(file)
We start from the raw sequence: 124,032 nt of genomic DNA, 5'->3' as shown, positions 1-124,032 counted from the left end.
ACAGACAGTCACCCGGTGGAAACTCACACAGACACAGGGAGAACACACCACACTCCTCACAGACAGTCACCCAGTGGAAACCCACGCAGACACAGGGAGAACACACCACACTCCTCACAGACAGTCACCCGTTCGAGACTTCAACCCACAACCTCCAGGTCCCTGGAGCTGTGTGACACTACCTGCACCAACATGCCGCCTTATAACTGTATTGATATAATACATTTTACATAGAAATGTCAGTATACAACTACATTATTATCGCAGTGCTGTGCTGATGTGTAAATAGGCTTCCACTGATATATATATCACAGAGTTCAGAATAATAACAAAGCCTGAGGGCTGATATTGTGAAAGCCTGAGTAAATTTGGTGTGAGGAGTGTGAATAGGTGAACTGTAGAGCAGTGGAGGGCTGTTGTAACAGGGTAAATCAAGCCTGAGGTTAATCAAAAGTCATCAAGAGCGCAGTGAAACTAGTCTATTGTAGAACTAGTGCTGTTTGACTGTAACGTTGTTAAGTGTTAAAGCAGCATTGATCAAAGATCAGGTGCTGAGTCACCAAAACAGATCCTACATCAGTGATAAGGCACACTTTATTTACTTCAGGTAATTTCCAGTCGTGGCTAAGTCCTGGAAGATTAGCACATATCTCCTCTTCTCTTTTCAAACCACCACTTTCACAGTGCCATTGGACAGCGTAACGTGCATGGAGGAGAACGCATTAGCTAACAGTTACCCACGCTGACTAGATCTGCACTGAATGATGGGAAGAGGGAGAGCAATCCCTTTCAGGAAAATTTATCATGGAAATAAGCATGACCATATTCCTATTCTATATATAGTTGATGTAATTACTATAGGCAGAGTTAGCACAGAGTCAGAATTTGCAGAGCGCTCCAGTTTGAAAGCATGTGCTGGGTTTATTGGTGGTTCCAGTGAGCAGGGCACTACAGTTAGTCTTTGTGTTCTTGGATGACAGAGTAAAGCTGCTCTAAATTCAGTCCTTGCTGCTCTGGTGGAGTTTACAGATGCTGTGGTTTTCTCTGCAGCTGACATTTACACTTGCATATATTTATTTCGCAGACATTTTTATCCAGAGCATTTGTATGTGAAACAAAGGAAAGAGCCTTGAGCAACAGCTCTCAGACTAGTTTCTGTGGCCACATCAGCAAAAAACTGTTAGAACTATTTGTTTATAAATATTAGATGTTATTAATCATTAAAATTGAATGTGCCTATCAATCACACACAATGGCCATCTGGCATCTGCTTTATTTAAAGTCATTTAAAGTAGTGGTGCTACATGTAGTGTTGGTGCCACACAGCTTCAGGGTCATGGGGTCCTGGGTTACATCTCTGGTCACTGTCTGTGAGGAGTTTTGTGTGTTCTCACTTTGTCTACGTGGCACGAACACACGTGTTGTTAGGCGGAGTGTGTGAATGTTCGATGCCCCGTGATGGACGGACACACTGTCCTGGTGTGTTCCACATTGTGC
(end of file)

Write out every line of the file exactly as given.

We start from the raw sequence: 124,032 nt of genomic DNA, 5'->3' as shown, positions 1-124,032 counted from the left end.
ACAGACAGTCACCCGGTGGAAACTCACACAGACACAGGGAGAACACACCACACTCCTCACAGACAGTCACCCAGTGGAAACCCACGCAGACACAGGGAGAACACACCACACTCCTCACAGACAGTCACCCGTTCGAGACTTCAACCCACAACCTCCAGGTCCCTGGAGCTGTGTGACACTACCTGCACCAACATGCCGCCTTATAACTGTATTGATATAATACATTTTACATAGAAATGTCAGTATACAACTACATTATTATCGCAGTGCTGTGCTGATGTGTAAATAGGCTTCCACTGATATATATATCACAGAGTTCAGAATAATAACAAAGCCTGAGGGCTGATATTGTGAAAGCCTGAGTAAATTTGGTGTGAGGAGTGTGAATAGGTGAACTGTAGAGCAGTGGAGGGCTGTTGTAACAGGGTAAATCAAGCCTGAGGTTAATCAAAAGTCATCAAGAGCGCAGTGAAACTAGTCTATTGTAGAACTAGTGCTGTTTGACTGTAACGTTGTTAAGTGTTAAAGCAGCATTGATCAAAGATCAGGTGCTGAGTCACCAAAACAGATCCTACATCAGTGATAAGGCACACTTTATTTACTTCAGGTAATTTCCAGTCGTGGCTAAGTCCTGGAAGATTAGCACATATCTCCTCTTCTCTTTTCAAACCACCACTTTCACAGTGCCATTGGACAGCGTAACGTGCATGGAGGAGAACGCATTAGCTAACAGTTACCCACGCTGACTAGATCTGCACTGAATGATGGGAAGAGGGAGAGCAATCCCTTTCAGGAAAATTTATCATGGAAATAAGCATGACCATATTCCTATTCTATATATAGTTGATGTAATTACTATAGGCAGAGTTAGCACAGAGTCAGAATTTGCAGAGCGCTCCAGTTTGAAAGCATGTGCTGGGTTTATTGGTGGTTCCAGTGAGCAGGGCACTACAGTTAGTCTTTGTGTTCTTGGATGACAGAGTAAAGCTGCTCTAAATTCAGTCCTTGCTGCTCTGGTGGAGTTTACAGATGCTGTGGTTTTCTCTGCAGCTGACATTTACACTTGCATATATTTATTTCGCAGACATTTTTATCCAGAGCATTTGTATGTGAAACAAAGGAAAGAGCCTTGAGCAACAGCTCTCAGACTAGTTTCTGTGGCCACATCAGCAAAAAACTGTTAGAACTATTTGTTTATAAATATTAGATGTTATTAATCATTAAAATTGAATGTGCCTATCAATCACACACAATGGCCATCTGGCATCTGCTTTATTTAAAGTCATTTAAAGTAGTGGTGCTACATGTAGTGTTGGTGCCACACAGCTTCAGGGTCATGGGGTCCTGGGTTACATCTCTGGTCACTGTCTGTGAGGAGTTTTGTGTGTTCTCACTTTGTCTACGTGGCACGAACACACGTGTTGTTAGGCGGAGTGTGTGAATGTTCGATGCCCCGTGATGGACGGACACACTGTCCTGGTGTGTTCCACATTGTGC